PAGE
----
In the extremely popular film “The Princess Bride“, the main character (Westley) uses the same phrase in response to his secret love’s (Buttercup) requests several times. When she orders him to do something, he responds with “As you wish.”
Many English learners assume “as you wish” means “do whatever you want.” This is an understandable mistake, because “as you wish” sounds a lot like “do as you wish/want”, but there is a subtle difference between them. Let’s watch it in context and see if we can figure out how it is being used.
As you can see, the farm boy (Westley) is happy to obey the requests of his love (Buttercup). So “as you wish” simply means “if you want me to do that, I’ll (happily) do that.” As they say in the scene, it’s his way of expressing his love for her. It’s actually a very romantic expression!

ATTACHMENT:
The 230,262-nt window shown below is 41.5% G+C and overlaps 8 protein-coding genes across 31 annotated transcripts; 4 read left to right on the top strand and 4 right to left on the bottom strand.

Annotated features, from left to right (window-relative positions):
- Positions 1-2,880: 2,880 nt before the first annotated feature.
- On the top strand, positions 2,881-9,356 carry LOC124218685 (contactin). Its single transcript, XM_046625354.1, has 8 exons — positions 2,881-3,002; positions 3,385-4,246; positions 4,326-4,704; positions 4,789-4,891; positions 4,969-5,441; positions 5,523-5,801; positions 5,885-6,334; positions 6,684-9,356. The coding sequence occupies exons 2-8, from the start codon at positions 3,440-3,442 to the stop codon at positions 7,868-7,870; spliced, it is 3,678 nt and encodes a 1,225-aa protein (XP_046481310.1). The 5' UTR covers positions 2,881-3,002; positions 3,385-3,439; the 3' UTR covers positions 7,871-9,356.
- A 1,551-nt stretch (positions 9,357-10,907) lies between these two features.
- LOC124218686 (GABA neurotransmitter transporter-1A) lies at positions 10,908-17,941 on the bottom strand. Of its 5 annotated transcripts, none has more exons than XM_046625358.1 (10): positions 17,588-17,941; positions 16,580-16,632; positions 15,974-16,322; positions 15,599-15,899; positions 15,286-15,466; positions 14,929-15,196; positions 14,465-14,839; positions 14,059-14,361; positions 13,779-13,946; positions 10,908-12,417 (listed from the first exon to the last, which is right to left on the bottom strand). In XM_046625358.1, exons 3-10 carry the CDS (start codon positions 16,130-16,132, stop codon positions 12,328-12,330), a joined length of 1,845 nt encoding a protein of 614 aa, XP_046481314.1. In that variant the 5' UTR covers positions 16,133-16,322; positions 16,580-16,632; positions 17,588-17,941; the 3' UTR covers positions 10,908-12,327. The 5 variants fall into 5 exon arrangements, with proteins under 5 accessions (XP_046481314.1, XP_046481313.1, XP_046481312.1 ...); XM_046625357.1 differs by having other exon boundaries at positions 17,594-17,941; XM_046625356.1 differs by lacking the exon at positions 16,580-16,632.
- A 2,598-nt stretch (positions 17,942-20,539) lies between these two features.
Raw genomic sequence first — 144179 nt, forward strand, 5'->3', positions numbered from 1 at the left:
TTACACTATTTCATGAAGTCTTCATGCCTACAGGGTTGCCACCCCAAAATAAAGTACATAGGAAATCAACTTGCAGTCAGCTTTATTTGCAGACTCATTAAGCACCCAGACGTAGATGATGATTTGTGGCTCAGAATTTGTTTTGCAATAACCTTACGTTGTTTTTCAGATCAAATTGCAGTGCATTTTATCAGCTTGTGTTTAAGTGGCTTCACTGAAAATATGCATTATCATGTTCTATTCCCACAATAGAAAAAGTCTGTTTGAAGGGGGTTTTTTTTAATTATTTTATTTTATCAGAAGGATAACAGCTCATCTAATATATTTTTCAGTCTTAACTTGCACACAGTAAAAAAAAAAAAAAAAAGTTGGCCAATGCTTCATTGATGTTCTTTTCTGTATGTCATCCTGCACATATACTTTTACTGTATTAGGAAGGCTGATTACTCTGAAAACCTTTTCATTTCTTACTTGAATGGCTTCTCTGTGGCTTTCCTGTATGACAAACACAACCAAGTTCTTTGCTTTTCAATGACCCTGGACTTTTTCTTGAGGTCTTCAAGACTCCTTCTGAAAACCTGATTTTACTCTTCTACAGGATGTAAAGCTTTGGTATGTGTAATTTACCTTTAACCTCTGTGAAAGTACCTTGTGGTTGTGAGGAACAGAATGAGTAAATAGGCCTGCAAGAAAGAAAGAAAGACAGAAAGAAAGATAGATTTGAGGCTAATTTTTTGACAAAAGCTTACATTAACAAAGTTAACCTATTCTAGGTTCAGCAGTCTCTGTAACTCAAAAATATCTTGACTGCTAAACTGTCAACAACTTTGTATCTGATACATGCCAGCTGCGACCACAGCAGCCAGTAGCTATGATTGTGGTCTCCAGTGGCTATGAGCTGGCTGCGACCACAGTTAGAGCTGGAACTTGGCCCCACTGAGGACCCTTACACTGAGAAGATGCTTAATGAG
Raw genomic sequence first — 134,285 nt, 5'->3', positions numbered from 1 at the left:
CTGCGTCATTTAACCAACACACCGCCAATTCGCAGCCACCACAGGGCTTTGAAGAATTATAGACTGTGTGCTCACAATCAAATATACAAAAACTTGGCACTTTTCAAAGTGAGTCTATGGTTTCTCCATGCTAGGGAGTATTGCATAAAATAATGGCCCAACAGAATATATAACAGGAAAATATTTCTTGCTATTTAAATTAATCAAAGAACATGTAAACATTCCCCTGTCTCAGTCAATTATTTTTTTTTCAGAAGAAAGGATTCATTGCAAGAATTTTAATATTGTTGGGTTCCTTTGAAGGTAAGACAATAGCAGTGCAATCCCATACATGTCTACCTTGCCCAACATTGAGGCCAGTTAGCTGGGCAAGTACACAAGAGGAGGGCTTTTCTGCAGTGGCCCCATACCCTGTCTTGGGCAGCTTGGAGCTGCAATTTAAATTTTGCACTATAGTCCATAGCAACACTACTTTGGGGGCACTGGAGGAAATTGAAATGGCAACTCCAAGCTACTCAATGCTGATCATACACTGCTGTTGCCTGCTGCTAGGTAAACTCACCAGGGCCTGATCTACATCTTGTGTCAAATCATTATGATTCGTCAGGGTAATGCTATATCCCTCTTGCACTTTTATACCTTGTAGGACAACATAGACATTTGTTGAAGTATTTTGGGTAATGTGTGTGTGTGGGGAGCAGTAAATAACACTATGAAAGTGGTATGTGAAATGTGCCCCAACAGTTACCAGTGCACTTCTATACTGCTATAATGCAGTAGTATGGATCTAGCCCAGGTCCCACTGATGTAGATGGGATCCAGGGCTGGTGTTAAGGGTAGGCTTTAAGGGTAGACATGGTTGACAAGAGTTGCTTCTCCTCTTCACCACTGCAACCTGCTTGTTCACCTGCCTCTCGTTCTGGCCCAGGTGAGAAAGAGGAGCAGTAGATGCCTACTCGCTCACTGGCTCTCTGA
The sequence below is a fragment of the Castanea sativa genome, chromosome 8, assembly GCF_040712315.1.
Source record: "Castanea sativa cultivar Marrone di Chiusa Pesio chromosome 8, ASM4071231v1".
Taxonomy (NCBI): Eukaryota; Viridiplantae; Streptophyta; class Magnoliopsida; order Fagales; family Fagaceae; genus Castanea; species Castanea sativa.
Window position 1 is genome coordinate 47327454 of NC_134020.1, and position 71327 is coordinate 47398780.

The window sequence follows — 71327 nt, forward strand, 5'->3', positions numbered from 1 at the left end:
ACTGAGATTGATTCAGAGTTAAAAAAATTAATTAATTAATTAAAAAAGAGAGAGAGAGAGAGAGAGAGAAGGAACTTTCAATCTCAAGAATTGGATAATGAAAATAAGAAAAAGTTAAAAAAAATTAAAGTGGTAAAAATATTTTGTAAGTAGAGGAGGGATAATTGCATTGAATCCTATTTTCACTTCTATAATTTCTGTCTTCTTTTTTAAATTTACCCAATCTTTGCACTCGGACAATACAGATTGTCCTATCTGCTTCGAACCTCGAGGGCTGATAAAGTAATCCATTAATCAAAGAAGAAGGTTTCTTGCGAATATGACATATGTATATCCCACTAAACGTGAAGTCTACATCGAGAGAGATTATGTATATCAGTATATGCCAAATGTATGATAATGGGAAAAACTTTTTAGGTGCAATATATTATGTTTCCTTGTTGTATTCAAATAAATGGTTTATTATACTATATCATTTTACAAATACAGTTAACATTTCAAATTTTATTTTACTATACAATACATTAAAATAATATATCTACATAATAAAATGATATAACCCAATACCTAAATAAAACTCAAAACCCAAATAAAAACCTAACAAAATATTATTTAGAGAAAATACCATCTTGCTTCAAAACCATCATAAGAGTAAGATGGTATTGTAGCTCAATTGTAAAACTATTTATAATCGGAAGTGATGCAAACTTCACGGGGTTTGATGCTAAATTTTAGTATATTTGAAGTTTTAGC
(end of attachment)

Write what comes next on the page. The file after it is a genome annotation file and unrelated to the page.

So why don’t we hear it much nowadays? Well, like with many expressions used in fantasy movies, it’s overly formal and outdated! It sounds extremely formal or romantic, almost poetic. Nowadays we’d use expressions like “of course” or “sure” or “my pleasure.”
However, I was a big fan of this movie, and this was one of the most common expressions that I remember from it, so I wanted to share it. Here is another example of it, but I have to warn you: it’s towards the end of the movie, so if you’ve never seen it and you want to see it, don’t watch this video (it spoils part of the end!):
This is a short one today, but I hope that explains the daily challenge! If you have any more questions contact me on twitter, my website or right here in the comments section!